This is the same Emmanuel Macron who is worried that protests by the French miserables against his crushing environmental fuel taxes could hurt the government's image:

The French president told ministers at a cabinet meeting on Monday that the government must respond after images were relayed around the world of police firing teargas and water cannon at protesters who set up barricades, lit fires and smashed restaurants and shopfronts on the Champs-Élysées.

It's not just Macron who is leaning on Google.


The government of China is also exerting pressure on the tech companies to help them to build a social media surveillance state.


Here's Ben Gomes, Google's search engine chief who,

"joked about the unpredictability of President Donald Trump and groaned about the ongoing trade war between the U.S. and China, which has slowed down Google's negotiations with Communist Party officials in Beijing, whose approval Google requires to launch the censored search engine":

China I think is one of the most interesting markets, arguably the most interesting market in the world today.


Just by virtue of being there and paying attention to the Chinese market, we will learn things, because in many ways China was leading the world in some kinds of innovation.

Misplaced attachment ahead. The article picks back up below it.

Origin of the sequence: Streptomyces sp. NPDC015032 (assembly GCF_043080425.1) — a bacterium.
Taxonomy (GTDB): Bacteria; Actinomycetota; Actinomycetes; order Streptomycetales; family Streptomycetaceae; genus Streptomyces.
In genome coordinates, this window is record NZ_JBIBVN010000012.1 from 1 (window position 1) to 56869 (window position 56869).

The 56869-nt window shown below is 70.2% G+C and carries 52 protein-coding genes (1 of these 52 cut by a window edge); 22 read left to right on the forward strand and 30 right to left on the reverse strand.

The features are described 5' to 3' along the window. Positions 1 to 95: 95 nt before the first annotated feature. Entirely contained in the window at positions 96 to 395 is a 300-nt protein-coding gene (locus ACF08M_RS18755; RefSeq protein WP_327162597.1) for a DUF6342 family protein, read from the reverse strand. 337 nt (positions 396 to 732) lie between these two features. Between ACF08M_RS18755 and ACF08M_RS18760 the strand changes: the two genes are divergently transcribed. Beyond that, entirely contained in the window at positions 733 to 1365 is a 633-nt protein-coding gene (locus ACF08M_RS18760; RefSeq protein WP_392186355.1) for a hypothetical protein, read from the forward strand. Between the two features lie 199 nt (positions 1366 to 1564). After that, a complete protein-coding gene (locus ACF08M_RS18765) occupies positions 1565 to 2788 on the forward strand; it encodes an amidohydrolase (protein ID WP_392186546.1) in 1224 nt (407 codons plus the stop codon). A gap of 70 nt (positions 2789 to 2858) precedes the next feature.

We need to understand what is happening there in order to inspire us.


It's not just a one-way street. China will teach us things that we don't know.


And the people, as you work on this, both in the Chinese offices and elsewhere, paying attention to the things that are happening there is incredibly valuable for us as Google, potentially not just in China, but somewhere else entirely.

One of the things China will pioneer, as the New York Times reports, is to use "A.I., shame and lots of cameras" to control its population:

With millions of cameras and billions of lines of code, China is building a high-tech authoritarian future.


Beijing is embracing technologies like facial recognition and artificial intelligence to identify and track 1.4 billion people. It wants to assemble a vast and unprecedented national surveillance system, with crucial help from its thriving technology industry...